With a semi-revival of one of the oldest role-playing genres, strategy RPGs, it's hard to know what games are just okay, worth playing, or musn't be skipped. Since playing Shining Force on the Sega Genesis as a child, I have loved this genre more than almost any other for over two decades. In that time I played some of the best games ever made, languished when the genre almost faded into nothing, and lately, I have been extremely happy with the development of strategy RPGs on modern consoles/Steam.
This list will only contain strategy RPGs that can be purchased on a current generation platform. So, sadly, games like Final Fantasy Tactics and Tactics Ogre won't be mentioned, but every game on this list is nothing short of spectacular. They are listed in no particular order since I wish people to make their own judgments on which are the best.
Lastly, I haven't played every strategy RPG known to man, so there may be a few highly acclaimed titles such as Xcom 2 or Mario + Rabbids, etc. that don't make the list, simply because I don't want to judge them without playing them.
1. The Banner Saga
The Banner Saga is an incredible trilogy of strategy RPGs developed by Stoic and published by Versus Evil. It's a Viking themed adventure with a lot of bleakness and western-themed lore. Your decisions in the game can affect who lives and dies and stays in your entourage, and the vistas and the hand-drawn sprites are breathtaking. Even Tolkien would have been inspired had he seen the gorgeous backdrops behind your caravan as it marches through snowy peaks, plains, and around tons of unique landmarks and religious sites.
Most importantly, this game has very in-depth combat. It's a traditional grid-based game with a lot of innovations. Your characters have two health stats, one for armor and one for health, and you often need to bring a foe's armor down before you can really do significant damage to their health. You also have stats that allow for extra damage, and each character has a special ability.
The combat is intense. You really need to think about which enemy will move next, which party member will attack which foe, and keeping certain characters, like archers and mages, out of harm's way (one or two blows may take them out of the battle completely). Getting surrounded or losing just one powerful ally can mean an almost certain defeat or grisly victory.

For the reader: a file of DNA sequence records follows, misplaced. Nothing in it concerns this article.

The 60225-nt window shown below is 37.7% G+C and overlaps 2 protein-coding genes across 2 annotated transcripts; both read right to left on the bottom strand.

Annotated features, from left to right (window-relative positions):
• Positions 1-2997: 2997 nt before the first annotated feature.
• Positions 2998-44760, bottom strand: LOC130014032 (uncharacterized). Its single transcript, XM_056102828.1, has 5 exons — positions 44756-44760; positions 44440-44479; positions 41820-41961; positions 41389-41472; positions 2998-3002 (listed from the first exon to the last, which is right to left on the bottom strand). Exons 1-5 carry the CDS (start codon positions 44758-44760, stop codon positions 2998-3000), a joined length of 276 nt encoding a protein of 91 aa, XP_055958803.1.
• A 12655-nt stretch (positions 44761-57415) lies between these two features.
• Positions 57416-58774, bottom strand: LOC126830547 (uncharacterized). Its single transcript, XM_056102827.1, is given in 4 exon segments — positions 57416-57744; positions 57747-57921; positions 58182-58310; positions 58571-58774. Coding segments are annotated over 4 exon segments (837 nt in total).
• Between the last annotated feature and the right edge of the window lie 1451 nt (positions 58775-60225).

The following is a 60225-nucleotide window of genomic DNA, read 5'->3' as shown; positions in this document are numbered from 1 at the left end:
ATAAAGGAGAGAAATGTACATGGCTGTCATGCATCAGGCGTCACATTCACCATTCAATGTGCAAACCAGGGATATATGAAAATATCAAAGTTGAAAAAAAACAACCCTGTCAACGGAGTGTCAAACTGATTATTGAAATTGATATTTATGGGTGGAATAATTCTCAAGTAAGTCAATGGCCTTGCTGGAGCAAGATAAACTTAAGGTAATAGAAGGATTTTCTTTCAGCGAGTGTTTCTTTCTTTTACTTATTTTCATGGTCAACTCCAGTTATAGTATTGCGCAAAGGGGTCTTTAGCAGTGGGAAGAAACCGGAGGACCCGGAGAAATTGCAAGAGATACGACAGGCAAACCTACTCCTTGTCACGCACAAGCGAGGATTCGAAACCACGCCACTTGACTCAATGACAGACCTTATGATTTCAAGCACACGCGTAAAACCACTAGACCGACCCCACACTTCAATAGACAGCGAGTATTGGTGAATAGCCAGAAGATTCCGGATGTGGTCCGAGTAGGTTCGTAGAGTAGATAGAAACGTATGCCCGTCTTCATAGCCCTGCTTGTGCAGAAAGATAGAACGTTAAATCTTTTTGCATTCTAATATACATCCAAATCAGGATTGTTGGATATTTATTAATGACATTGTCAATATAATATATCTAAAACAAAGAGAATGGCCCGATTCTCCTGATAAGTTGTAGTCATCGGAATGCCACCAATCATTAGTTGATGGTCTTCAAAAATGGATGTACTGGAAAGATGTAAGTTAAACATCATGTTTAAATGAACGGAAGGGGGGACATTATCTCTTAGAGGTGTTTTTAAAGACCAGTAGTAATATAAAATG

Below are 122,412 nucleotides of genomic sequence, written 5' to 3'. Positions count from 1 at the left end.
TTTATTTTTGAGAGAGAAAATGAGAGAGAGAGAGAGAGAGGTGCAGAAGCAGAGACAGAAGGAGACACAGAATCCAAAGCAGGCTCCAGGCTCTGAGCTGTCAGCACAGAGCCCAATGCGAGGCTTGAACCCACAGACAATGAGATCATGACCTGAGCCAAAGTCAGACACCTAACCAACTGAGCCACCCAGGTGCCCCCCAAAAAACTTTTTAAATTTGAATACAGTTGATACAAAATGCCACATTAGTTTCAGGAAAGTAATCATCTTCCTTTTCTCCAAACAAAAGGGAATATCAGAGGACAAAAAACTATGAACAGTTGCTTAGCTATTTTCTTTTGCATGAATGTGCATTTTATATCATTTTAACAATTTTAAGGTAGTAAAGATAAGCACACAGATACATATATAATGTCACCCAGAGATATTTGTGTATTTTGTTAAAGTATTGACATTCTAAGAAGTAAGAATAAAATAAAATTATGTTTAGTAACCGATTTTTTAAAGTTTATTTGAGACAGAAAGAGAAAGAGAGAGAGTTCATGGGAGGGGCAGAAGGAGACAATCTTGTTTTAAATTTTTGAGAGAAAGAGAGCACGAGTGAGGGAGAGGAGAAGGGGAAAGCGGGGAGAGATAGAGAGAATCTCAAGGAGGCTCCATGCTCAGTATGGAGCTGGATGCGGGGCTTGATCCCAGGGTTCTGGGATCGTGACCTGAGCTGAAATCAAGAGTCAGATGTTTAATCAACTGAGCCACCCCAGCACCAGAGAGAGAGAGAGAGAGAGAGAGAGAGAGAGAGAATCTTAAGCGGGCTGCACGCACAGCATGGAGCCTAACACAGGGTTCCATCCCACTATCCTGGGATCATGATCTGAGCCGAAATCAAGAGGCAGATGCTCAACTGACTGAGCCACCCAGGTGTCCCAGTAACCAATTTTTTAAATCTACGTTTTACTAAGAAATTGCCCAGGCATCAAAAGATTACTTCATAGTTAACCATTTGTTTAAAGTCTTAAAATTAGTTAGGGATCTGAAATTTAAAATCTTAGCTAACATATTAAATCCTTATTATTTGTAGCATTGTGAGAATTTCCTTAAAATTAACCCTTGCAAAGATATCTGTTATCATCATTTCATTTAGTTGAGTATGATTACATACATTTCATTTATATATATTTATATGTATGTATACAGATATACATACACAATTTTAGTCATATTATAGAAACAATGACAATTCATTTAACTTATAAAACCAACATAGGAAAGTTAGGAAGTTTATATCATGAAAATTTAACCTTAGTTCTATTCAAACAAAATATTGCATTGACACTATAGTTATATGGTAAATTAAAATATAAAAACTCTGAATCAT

It's also unique in that you can lose battles. If defeated. characters get injured and have temporary stat deductions until rested. Losing may not usher in a game over, but the effects can be devastating on your next battle, or your supplies, which you also need to stock up on and maintain to feed your entourage.
Each game is about ten to fifteen hours long, and once you get the hang of the gameplay (took me a few battles), it becomes addicting; the precarity of decision making and battles makes this one of the best modern strategy RPGs–not to mention most beautiful–around today.
Wargroove is the most recent release on the list. It came out in February 2019, and it's a highly acclaimed indie gem by Chucklefish that heralds in waves of nostalgia for the Advance War games.
Much like Advance Wars, you have bases where you can buy new units. You can buy units each turn and must strategically purchase and position your forces. Your general also has higher strength than regular units and special abilities that can quickly overturn the tide of war. However, putting them to close to the fray means you could lose the battle.
This game comes with beautiful animations (which can also be skipped or turned off) when your units strike, giving the game a visual edge over many of its 2D predecessors.
While the story won't blow any minds, the addicting and engrossing gameplay is enough to keep most players hooked. You get units ranging from spearman and dogs to catapults, vampires, and all sorts of unique weaponry. Each unit has strengths and weaknesses that can be exploited and a method to maximize the effectiveness of their strikes.
Wargroove requires a lot of strategy and the ability to create maps and play online against opponents adds to the heavy arsenal of awesomeness that is Wargroove. Now, if you excuse me, I need to return to this game since I am still mid-playthrough.
3. Disgaea 5
The original Disgaea was truly a mindblowing addition to the tactical RPG universe. It took so many risks–which mostly succeeded brilliantly–and had a completely different tone and style than most of the more austere competition. Who didn't love demons in hell bickering over who would be the next feared and all-powerful overlord?
While every Disgaea game is technically fun, Disgaea 5 truly felt like it was adding to the franchise more than just relayering an old mold while retaining all the quirkiness and charm.
While Krillia and Seraphina could easily be confused for Laharl and Etna, and the underworld jokes about killing and prinnies remains faithfully intact, the gameplay and optional content were cranked up to a super whoah dude!.
The camera was a bit smoother, the battles a little faster paced, and the ability to fight inside ANY weapon to increase its strength was almost too mind-blowing for me. 100 characters can be displayed on the screen, and the number of shops and optional things to do in your home base was excessive.